It is why sooooo many dogs are overweight - they come across as starving and many owners fall for it hook, line and sinker. Labs are especially prone to greed - I don't think I've seen a proper weight Lab for a good while :(

    There is a good book on resource guarding called "Mine" by Jean Donaldson which is well worth a read. It outlines how to make sure that people approaching the food bowl is a good thing to the dog. She talks a bit about it in "The Culture Clash" too.

    It's perfectly normal and sortable :)
     
  7. Dundee

    Dundee Banned

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    Colliepoodle has given some excellent advice, but just to reassure you, it is not nastiness, it is simply normal puppy canine behaviour. Obviously it's not something we want or should accept from a dog living as part of the family, but it is a training issue not an aggression one.

    Do you go to training classes? I get the impression you are new to dogs and slightly apprehensive and am sure that these would help you enormously. A good puppy class is not just about teaching your dog to sit, lay down etc, but should show you how to deal with these things which are very commonplace. It will also give you a lot more confidence with her.

    You should be able to find a good puppy class here.

    Local Dog Trainers - Association of Pet Dog Trainers UK

    The first thing to remember is this is completely normal - as colliepoodle says, opportunistic behaviour. The second is to ensure that she is not given the opportunity to 'practice' it. It's not easy, but bringing up a puppy to be a well behaved dog requires time, patience and eyes in the back of your head ;)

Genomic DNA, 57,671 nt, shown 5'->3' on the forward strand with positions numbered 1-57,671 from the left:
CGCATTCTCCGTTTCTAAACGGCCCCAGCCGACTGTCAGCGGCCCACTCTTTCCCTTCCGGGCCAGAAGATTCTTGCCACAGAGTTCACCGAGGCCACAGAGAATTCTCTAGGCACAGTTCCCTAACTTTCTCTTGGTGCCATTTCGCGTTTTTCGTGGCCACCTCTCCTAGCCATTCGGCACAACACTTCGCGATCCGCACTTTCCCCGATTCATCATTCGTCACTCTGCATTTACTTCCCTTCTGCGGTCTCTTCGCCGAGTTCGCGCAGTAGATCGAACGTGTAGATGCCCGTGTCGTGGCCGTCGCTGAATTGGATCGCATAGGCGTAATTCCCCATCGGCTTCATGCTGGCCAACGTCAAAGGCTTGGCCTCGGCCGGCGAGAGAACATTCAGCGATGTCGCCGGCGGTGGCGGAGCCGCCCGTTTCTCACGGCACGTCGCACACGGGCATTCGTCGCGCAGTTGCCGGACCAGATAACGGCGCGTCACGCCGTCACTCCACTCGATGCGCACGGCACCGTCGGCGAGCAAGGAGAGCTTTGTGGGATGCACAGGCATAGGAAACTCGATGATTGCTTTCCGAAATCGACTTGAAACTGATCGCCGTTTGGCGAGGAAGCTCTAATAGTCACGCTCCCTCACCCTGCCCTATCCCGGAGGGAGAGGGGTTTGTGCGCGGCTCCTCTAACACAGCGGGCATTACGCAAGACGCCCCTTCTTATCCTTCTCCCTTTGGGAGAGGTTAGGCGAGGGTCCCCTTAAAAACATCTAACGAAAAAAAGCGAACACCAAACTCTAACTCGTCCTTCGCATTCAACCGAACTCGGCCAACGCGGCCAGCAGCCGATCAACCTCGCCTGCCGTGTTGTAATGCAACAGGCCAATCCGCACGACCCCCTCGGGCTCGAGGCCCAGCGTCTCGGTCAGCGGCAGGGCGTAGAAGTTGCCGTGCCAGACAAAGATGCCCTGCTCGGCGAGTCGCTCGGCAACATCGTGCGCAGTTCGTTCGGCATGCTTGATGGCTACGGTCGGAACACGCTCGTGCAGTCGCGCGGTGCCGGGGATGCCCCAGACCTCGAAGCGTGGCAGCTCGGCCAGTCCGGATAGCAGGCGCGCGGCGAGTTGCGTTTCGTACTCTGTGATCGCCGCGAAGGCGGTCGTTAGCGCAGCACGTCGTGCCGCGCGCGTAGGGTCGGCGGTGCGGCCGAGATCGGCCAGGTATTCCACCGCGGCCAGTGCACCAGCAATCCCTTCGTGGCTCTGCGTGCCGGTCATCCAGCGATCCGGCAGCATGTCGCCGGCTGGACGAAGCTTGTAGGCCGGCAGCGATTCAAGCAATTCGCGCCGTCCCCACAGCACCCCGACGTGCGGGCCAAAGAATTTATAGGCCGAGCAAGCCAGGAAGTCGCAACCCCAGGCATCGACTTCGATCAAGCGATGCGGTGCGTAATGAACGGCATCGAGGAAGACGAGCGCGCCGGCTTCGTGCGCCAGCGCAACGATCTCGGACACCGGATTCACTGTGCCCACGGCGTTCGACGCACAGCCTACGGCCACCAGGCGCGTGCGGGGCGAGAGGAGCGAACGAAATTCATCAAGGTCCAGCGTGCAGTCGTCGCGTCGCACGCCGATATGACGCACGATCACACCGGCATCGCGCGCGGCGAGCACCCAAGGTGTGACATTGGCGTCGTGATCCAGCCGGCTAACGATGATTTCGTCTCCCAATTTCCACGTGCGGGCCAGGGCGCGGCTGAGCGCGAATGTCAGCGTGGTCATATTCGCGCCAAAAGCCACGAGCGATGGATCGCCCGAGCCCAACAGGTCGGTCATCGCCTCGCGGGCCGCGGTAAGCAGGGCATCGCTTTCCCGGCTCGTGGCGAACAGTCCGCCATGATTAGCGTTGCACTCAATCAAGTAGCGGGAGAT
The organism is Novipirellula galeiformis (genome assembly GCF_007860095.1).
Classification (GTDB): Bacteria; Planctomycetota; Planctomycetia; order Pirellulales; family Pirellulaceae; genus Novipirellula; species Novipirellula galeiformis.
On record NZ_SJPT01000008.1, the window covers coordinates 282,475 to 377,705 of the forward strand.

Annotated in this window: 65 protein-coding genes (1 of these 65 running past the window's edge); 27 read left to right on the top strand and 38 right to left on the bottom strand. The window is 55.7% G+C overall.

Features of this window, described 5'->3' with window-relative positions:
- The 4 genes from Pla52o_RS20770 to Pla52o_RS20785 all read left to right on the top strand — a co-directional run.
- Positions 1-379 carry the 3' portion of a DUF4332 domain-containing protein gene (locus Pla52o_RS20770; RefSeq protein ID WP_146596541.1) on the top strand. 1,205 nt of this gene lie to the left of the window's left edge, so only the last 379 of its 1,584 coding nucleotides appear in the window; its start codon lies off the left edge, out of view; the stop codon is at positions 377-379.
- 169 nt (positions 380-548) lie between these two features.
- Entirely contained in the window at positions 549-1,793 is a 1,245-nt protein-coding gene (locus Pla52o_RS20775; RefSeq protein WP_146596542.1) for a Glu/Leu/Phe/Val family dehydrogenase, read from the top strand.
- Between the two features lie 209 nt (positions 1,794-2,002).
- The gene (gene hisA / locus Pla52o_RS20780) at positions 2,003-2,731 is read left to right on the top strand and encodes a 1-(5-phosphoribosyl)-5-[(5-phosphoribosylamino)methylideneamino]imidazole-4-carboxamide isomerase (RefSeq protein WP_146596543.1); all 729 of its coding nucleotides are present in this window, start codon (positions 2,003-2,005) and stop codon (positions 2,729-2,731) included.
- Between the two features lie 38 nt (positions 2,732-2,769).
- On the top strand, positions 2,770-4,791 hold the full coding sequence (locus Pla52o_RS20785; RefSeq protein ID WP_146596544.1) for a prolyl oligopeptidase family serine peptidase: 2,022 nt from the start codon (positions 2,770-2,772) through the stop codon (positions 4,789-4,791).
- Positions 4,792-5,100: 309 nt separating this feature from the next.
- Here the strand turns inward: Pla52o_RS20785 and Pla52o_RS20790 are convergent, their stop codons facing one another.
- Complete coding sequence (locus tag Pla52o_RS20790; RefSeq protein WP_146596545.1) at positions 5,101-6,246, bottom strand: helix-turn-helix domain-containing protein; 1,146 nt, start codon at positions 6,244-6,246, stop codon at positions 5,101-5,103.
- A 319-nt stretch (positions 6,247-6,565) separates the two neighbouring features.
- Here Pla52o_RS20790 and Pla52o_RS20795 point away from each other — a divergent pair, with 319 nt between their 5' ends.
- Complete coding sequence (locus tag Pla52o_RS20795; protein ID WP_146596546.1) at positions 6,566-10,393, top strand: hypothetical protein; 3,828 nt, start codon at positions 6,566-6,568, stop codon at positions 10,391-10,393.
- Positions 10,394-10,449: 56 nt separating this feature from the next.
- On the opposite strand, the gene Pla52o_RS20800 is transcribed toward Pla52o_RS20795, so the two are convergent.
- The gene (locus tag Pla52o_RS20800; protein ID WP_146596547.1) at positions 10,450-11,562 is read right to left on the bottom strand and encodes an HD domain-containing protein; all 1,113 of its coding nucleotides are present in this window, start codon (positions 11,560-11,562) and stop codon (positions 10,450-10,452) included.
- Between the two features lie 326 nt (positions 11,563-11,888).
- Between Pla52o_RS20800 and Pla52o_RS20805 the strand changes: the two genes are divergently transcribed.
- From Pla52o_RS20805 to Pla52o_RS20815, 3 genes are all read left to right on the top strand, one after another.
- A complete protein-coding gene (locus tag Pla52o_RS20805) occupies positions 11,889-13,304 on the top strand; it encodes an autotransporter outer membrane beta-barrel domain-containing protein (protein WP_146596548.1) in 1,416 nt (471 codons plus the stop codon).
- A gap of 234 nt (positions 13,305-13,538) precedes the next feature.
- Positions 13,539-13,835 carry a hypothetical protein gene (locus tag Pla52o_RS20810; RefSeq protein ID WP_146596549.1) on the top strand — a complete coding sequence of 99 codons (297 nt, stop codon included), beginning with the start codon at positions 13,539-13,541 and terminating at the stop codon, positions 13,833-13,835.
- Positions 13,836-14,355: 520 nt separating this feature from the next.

She had something that she thought was hers (possession is everything to a dog) and you went after her and cornered her so she felt the need to protect what was hers. Sure, a more submissive dog may well give up but what she did was normal - not what you want, but normal canine behaviour.

    Again, it's not a nasty streak, just part of normal canine behaviour, but something that is not acceptable in a household.

    Have you taught a 'leave' command or a 'give' command?
     
    #7 Dundee, Aug 17, 2009
    Last edited: Aug 17, 2009
  8. Colliepoodle

    Colliepoodle PetForums VIP

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    Again, I'm nodding along.
     
  9. JennieJet

    JennieJet PetForums Member

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    thanks guys.. i was beginning to worry I had a nasty puppy / dog and as i have 3 children I was concerned. We are trying to teach her to leave / drop but at the moment she is having none of it.....still going with it. Just really glad you have all said its normal behaviour though :eek: makes me feel a whole lot better xxx
     
  10. Dundee

    Dundee Banned

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    How are you teaching it?

    Are you exchanging the item for something else. I teach two seperate commands - 'leave' and 'give' (I don't teach drop because mine end up as gundogs and don't want them to drop anything), but give is the equivalent to drop.
     
  11. Colliepoodle

    Colliepoodle PetForums VIP

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    Try "swapsies":

    Make sure she hasn't got a high value object - maybe get her playing with a toy she isn't MAD keen on.

    Get a HIGH value treat (chicken, cooked liver or whatever REALLY makes him dribble) and let him know you've got it. Chances are he'll drop his toy - as he does so, say "give" or "drop" and give the treat and take the toy.

    Practise, gradually working up to swapping higher value items but ALWAYS give it back. Dog learns that giving you things is good because he gets the original item back AND earns a treat. It has to be done gradually though; if you try to run before you can walk, it won't work.

    When he's got the hang of it, say "give", take the toy THEN give the treat - so he isn't relying on seeing the treat first, iyswim. Sometimes take the toy and get the treat off the worktop so he has to wait a couple of seconds.

    By the time you've got it sussed, you should be able to just practise once a week or so.